Sanctions are About Politics, not Human Rights

Our political leaders consistently claim that we impose sanctions in order to protect civilians and promote human rights.

Despite this rhetoric, it is clear that the imposition of sanctions is totally inconsistent with these alleged values. Rather, like other tools of American foreign policy, sanctions are correlated with the interests of American elites. States that align themselves with the interests of the U.S. are spared from sanctions, and states that refuse, or choose to align themselves with an American adversary, are not. Defiance is a much better predictor of whether sanctions will be levied than a state’s human rights record.

Far from being subjected to economic sanctions, some of the worst human rights abusers in the world are close allies of the U.S. Saudi Arabia and the United Arab Emirates, for example, are two of the most authoritarian and internally repressive states in the world: journalists are murdered with impunity, children are given the death penalty, and the populace is deprived of virtually all civil liberties. They are also responsible for relentlessly bombing and blockading Yemen, committing serious war crimes and atrocities, and causing, in the words of Human Rights Watch, “the largest humanitarian crisis in the world.” The Gulf States have also funded violent and destructive forces throughout the region, including ISIL, and regularly interfere with the domestic affairs of other countries in serious ways (take, for example, when the Saudis “kidnapped” the Lebanese Prime Minister for 12 days in 2017). Yet rather than being subjected to harsh and devastating sanctions like Iran, these Gulf States serve crucial American strategic interests, and therefore receive significant American support, allyship, and close economic relations, as well as billions of dollars’ worth of weapons and military aid.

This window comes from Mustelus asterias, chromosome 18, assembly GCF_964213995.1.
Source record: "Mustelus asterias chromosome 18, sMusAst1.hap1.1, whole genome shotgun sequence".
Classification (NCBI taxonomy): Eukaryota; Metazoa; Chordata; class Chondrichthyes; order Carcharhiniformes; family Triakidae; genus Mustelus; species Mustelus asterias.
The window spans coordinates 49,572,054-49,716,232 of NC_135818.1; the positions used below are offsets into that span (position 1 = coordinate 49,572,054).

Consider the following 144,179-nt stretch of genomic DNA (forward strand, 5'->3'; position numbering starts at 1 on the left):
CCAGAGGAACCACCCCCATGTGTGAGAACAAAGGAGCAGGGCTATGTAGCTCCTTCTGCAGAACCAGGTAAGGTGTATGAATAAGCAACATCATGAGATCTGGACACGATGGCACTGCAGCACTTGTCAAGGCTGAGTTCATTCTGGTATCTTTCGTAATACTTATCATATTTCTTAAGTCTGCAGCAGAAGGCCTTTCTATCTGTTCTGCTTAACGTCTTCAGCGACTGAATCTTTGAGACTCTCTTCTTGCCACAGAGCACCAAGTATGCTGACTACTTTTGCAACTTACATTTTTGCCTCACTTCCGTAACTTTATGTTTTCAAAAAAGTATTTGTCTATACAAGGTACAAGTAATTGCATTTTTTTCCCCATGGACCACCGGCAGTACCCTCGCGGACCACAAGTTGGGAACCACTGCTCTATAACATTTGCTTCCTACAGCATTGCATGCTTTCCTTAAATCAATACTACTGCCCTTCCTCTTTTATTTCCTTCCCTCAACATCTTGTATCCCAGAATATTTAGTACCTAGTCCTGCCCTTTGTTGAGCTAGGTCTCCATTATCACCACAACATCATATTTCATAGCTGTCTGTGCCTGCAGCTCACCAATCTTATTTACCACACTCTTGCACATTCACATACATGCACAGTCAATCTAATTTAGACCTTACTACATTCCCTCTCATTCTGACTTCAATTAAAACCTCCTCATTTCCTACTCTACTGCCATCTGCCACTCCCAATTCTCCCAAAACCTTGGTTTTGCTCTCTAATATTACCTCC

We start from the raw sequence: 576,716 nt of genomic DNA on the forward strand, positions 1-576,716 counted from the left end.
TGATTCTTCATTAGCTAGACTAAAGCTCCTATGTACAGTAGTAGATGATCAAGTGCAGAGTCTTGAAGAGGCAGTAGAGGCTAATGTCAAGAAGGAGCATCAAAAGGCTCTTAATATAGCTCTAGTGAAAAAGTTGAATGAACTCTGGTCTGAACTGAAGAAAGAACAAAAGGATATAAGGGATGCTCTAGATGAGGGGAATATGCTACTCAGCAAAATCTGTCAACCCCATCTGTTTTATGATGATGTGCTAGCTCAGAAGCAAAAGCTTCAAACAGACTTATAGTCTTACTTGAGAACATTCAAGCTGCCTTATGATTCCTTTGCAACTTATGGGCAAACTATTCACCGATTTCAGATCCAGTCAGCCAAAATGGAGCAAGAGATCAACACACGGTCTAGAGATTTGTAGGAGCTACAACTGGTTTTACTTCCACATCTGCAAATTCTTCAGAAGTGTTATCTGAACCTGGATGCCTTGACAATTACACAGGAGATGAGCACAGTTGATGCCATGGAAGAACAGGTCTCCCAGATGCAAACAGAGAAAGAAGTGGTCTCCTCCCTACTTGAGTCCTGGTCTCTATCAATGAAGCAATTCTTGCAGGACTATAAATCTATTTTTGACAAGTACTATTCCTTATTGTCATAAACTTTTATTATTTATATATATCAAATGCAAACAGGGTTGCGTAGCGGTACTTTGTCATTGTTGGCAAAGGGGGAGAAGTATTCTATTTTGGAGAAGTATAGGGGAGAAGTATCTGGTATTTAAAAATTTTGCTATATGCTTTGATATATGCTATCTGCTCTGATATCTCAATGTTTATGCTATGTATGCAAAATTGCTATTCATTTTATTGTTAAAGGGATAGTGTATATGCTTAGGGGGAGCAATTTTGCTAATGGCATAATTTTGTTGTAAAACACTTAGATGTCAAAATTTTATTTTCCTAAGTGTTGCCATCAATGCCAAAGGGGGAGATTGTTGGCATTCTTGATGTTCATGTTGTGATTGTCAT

This pattern holds true of the other main American allies in the region. Israel has brutally occupied the West Bank and Gaza Strip for 55 years, invaded Lebanon numerous times (killing tens of thousands of Lebanese civilians), and routinely invades and bombs the Gaza Strip, resulting in high casualties—all in blatant violation of international law. Egypt has cracked down on basic civil liberties, houses upwards of 65,000 political prisoners, and is currently “experiencing one of its worst human rights crises in many decades.” Yet, instead of being sanctioned like their Iranian, Venezuelan, or post-civil war Syrian counterparts, Israel and Egypt receive more military aid from the U.S. than any other countries in the world: on a yearly basis, Israel receives $3.8 billion while Egypt receives $1.3 billion. Both countries also enjoy strong economic ties and massive weapons deals from the U.S.